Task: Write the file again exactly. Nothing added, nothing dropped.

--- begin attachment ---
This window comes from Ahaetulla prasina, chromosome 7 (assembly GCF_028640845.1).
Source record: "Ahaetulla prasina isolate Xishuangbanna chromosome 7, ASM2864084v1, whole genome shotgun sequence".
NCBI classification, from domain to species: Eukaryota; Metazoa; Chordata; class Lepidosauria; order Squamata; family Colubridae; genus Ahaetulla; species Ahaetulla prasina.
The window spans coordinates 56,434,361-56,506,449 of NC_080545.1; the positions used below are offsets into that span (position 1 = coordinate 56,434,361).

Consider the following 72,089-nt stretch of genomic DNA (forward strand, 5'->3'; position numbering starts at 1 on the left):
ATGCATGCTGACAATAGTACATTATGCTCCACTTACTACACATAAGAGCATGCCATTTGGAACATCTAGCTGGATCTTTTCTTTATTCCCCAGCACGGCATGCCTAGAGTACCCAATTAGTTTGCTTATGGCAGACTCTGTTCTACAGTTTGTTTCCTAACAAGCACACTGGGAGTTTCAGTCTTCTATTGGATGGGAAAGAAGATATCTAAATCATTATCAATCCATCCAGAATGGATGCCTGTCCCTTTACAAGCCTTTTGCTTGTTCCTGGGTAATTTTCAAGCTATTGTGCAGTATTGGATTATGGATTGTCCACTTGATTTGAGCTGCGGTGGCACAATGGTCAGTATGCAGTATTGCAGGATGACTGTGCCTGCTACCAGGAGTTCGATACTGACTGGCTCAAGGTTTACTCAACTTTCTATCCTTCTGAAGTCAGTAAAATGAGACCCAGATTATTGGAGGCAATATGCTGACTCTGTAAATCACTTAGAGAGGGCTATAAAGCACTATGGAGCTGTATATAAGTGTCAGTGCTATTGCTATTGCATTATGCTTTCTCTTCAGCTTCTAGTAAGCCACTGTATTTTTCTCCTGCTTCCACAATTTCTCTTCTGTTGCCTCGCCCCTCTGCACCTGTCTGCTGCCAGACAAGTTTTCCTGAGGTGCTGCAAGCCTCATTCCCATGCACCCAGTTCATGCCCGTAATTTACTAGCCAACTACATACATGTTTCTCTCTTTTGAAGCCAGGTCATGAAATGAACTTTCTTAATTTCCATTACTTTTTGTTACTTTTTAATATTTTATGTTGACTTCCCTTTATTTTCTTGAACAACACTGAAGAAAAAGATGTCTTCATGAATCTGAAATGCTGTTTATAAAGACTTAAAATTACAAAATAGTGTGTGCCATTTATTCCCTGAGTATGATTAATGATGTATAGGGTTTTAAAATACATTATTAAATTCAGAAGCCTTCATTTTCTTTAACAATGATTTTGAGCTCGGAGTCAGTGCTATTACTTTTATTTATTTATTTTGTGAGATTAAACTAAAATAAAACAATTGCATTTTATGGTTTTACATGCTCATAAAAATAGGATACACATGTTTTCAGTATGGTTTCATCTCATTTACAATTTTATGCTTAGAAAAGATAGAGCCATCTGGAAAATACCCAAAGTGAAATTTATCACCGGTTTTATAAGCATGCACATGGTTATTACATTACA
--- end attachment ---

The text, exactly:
This window comes from Ahaetulla prasina, chromosome 7 (assembly GCF_028640845.1).
Source record: "Ahaetulla prasina isolate Xishuangbanna chromosome 7, ASM2864084v1, whole genome shotgun sequence".
NCBI classification, from domain to species: Eukaryota; Metazoa; Chordata; class Lepidosauria; order Squamata; family Colubridae; genus Ahaetulla; species Ahaetulla prasina.
The window spans coordinates 56,434,361-56,506,449 of NC_080545.1; the positions used below are offsets into that span (position 1 = coordinate 56,434,361).

Consider the following 72,089-nt stretch of genomic DNA (forward strand, 5'->3'; position numbering starts at 1 on the left):
ATGCATGCTGACAATAGTACATTATGCTCCACTTACTACACATAAGAGCATGCCATTTGGAACATCTAGCTGGATCTTTTCTTTATTCCCCAGCACGGCATGCCTAGAGTACCCAATTAGTTTGCTTATGGCAGACTCTGTTCTACAGTTTGTTTCCTAACAAGCACACTGGGAGTTTCAGTCTTCTATTGGATGGGAAAGAAGATATCTAAATCATTATCAATCCATCCAGAATGGATGCCTGTCCCTTTACAAGCCTTTTGCTTGTTCCTGGGTAATTTTCAAGCTATTGTGCAGTATTGGATTATGGATTGTCCACTTGATTTGAGCTGCGGTGGCACAATGGTCAGTATGCAGTATTGCAGGATGACTGTGCCTGCTACCAGGAGTTCGATACTGACTGGCTCAAGGTTTACTCAACTTTCTATCCTTCTGAAGTCAGTAAAATGAGACCCAGATTATTGGAGGCAATATGCTGACTCTGTAAATCACTTAGAGAGGGCTATAAAGCACTATGGAGCTGTATATAAGTGTCAGTGCTATTGCTATTGCATTATGCTTTCTCTTCAGCTTCTAGTAAGCCACTGTATTTTTCTCCTGCTTCCACAATTTCTCTTCTGTTGCCTCGCCCCTCTGCACCTGTCTGCTGCCAGACAAGTTTTCCTGAGGTGCTGCAAGCCTCATTCCCATGCACCCAGTTCATGCCCGTAATTTACTAGCCAACTACATACATGTTTCTCTCTTTTGAAGCCAGGTCATGAAATGAACTTTCTTAATTTCCATTACTTTTTGTTACTTTTTAATATTTTATGTTGACTTCCCTTTATTTTCTTGAACAACACTGAAGAAAAAGATGTCTTCATGAATCTGAAATGCTGTTTATAAAGACTTAAAATTACAAAATAGTGTGTGCCATTTATTCCCTGAGTATGATTAATGATGTATAGGGTTTTAAAATACATTATTAAATTCAGAAGCCTTCATTTTCTTTAACAATGATTTTGAGCTCGGAGTCAGTGCTATTACTTTTATTTATTTATTTTGTGAGATTAAACTAAAATAAAACAATTGCATTTTATGGTTTTACATGCTCATAAAAATAGGATACACATGTTTTCAGTATGGTTTCATCTCATTTACAATTTTATGCTTAGAAAAGATAGAGCCATCTGGAAAATACCCAAAGTGAAATTTATCACCGGTTTTATAAGCATGCACATGGTTATTACATTACA